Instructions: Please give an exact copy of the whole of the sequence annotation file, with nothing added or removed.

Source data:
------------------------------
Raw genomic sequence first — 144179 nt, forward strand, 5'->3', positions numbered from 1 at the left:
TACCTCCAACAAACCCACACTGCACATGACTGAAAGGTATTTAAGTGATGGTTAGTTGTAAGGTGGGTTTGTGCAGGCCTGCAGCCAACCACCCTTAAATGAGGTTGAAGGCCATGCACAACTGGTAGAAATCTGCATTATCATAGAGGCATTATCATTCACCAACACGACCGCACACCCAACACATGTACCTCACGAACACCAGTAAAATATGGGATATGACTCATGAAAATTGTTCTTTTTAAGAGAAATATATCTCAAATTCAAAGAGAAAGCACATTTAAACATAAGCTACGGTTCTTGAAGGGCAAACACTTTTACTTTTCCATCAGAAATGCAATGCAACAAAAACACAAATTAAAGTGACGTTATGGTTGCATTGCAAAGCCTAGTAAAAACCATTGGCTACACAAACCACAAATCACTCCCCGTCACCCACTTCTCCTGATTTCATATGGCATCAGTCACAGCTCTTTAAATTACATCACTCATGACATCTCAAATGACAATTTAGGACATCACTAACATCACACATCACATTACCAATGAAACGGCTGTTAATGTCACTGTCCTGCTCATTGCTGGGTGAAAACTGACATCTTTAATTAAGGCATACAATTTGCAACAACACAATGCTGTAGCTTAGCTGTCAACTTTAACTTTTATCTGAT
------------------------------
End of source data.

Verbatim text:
Raw genomic sequence first — 144179 nt, forward strand, 5'->3', positions numbered from 1 at the left:
TACCTCCAACAAACCCACACTGCACATGACTGAAAGGTATTTAAGTGATGGTTAGTTGTAAGGTGGGTTTGTGCAGGCCTGCAGCCAACCACCCTTAAATGAGGTTGAAGGCCATGCACAACTGGTAGAAATCTGCATTATCATAGAGGCATTATCATTCACCAACACGACCGCACACCCAACACATGTACCTCACGAACACCAGTAAAATATGGGATATGACTCATGAAAATTGTTCTTTTTAAGAGAAATATATCTCAAATTCAAAGAGAAAGCACATTTAAACATAAGCTACGGTTCTTGAAGGGCAAACACTTTTACTTTTCCATCAGAAATGCAATGCAACAAAAACACAAATTAAAGTGACGTTATGGTTGCATTGCAAAGCCTAGTAAAAACCATTGGCTACACAAACCACAAATCACTCCCCGTCACCCACTTCTCCTGATTTCATATGGCATCAGTCACAGCTCTTTAAATTACATCACTCATGACATCTCAAATGACAATTTAGGACATCACTAACATCACACATCACATTACCAATGAAACGGCTGTTAATGTCACTGTCCTGCTCATTGCTGGGTGAAAACTGACATCTTTAATTAAGGCATACAATTTGCAACAACACAATGCTGTAGCTTAGCTGTCAACTTTAACTTTTATCTGAT